Actually, I would say this is a much harder game than before. Probably not for the ‘FIFA Pros’ but for lowly League 1 players like me. I could barely score in the first few games I played, and when then the goals finally started to flow (thanks Erling) I was conceding more. If you’re used to focussing your play down the wing and crossing in for a tap-in then you might have to update your game.
There’s much more of a focus on passing too. HyperMotion adds in a bunch of sleek animations that make controlling the ball and spraying out a Beckham-esque crossfield more realistic. But really, you just need to pass the ball to actually break down even a basic defence. This added difficulty is satisfying though and very much welcome.
If you’re reading this and feel me complimenting the game for being ‘harder’, ‘slower’ and less ‘bombastic’ is completely the opposite of what you want out of FIFA then yes, you might be disappointed. Those crying out for arcadey fun might be disappointed.
Graphics and Presentation
- Visuals can look great, but there’s an obvious gulf between players
- Poor commentary
- Plenty of bugs
While the gameplay additions make this a better game of football, there’s still a lot of places where FIFA 22 feels very janky.
There’s a general sheen to the game running on the PS5 (reviewed) and Xbox Series consoles. Sweat is more noticeable on knackered players’ foreheads, while shirts move in more realistic ways.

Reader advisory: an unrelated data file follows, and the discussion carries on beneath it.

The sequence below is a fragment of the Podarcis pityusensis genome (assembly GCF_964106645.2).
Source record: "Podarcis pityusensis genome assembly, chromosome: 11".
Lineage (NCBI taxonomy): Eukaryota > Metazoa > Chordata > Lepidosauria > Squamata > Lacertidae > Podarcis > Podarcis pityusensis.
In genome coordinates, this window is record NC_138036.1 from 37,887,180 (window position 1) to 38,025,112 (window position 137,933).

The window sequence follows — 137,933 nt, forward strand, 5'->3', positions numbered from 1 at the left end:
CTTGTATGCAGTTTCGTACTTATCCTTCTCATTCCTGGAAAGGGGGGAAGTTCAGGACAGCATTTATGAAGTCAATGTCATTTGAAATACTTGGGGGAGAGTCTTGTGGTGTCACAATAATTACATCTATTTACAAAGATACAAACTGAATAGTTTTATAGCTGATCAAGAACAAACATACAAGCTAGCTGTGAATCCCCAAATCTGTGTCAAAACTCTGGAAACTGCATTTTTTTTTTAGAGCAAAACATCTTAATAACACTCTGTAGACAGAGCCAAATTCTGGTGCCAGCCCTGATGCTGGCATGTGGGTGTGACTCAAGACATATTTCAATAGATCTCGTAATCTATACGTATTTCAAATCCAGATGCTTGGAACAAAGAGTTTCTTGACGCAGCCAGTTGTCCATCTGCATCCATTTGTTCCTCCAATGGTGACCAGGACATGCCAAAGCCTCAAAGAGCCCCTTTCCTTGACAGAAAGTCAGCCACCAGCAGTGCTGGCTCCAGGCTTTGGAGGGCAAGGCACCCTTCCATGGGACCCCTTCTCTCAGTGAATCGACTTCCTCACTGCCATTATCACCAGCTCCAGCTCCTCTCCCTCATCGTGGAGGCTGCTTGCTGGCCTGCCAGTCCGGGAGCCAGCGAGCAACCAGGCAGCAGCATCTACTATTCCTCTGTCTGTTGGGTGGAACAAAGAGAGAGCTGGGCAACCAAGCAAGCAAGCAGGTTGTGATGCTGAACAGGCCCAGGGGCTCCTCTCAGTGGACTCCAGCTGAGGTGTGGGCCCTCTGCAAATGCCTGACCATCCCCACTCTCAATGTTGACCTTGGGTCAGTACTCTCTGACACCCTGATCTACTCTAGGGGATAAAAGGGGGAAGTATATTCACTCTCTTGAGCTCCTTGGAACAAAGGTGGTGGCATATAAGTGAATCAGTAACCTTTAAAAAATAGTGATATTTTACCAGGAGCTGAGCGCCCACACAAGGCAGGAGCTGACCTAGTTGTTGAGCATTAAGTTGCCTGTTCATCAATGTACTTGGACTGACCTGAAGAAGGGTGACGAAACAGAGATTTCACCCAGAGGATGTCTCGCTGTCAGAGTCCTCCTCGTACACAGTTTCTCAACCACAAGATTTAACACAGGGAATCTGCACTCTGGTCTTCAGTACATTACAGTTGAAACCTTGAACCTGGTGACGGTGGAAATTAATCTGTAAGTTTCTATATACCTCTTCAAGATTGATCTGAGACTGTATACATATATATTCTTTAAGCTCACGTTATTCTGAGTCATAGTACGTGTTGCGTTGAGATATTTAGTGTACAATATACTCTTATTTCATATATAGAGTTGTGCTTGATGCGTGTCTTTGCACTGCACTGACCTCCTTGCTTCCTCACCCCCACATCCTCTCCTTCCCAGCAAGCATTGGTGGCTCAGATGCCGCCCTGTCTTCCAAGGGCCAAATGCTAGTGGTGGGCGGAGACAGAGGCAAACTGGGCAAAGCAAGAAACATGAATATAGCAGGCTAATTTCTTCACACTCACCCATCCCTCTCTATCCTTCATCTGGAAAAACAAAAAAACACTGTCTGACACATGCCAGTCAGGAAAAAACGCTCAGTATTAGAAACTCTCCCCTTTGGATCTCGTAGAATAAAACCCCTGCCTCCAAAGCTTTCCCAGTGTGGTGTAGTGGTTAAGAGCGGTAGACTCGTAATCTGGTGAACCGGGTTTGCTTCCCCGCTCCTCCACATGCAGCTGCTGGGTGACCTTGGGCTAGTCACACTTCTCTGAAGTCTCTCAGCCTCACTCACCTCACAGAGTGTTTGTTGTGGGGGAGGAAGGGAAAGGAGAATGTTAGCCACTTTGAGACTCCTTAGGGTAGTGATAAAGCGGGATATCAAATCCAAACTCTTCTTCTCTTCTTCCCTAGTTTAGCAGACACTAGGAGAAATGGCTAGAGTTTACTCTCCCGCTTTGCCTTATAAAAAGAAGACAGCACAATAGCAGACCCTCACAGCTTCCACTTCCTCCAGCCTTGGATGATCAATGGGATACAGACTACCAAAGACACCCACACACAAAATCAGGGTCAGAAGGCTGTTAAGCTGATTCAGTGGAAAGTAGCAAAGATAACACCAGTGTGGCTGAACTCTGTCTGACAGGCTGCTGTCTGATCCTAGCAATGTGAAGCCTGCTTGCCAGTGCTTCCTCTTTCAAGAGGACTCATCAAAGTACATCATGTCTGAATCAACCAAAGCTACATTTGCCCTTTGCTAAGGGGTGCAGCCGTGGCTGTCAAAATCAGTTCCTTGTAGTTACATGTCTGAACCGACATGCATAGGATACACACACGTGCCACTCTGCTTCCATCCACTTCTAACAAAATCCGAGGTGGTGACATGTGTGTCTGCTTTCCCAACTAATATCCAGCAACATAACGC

The strand hair system, first introduced in the updated version of FIFA 21, gives certain players almost ridiculously luscious locks. My eyes were stuck on Cavani’s glorious barnet as he rose for a header and I could barely focus on defending the set play.
But really, these improvements only heighten the contrast between the parts of the game that look good and the areas that don’t. Properly scanned player faces look great, but these are mostly just the big names. Start a career mode with Leeds, Brentford or even Leicester City and you’ll notice many faces simply plucked from a generic design. The difference between, say, Jadon Sancho’s face to Wesley Fofana’s is frankly odd.
The game is also very buggy. On numerous occasions players have disappeared during celebrations, referees have awarded the match ball to a blank space and celebrating teammates run through the crowd to congratulate a last-minute winner. I know these quirks have been present in previous years, but it feels so much more common here.
It’s also worth mentioning that the commentary is frankly awful. BT Sports Italian co-commentator and ESPN regular Stuart Robson replaces Lee Dixon, and his insights are rarely welcome and always irritating. At least the excellent Alex Scott pops up occasionally with score updates from other games.
- FUT remains very much pay-to-win
- Volta feels closer to FIFA Street than before
- Minor changes to other modes
There isn’t a big new game mode introduced in FIFA 22, nor is there the now traditional story arc tied in. Instead, there are smaller tweaks to series stalwarts like FUT, Career Mode and Volta.
I enjoyed Volta when it arrived a few years ago, but it never quite scratched the FIFA Street itch. It was fun, but it felt too much like the same FIFA game transported from pitch to park.
Thankfully, Volta is a little more fun this time. While the outrageousness might have been ditched from the main game, the street portion gets it added it swathes. There’s more skills, more ludicrous power-ups and just generally a more fun game. It’s still not FIFA Street, but it’s not too far off.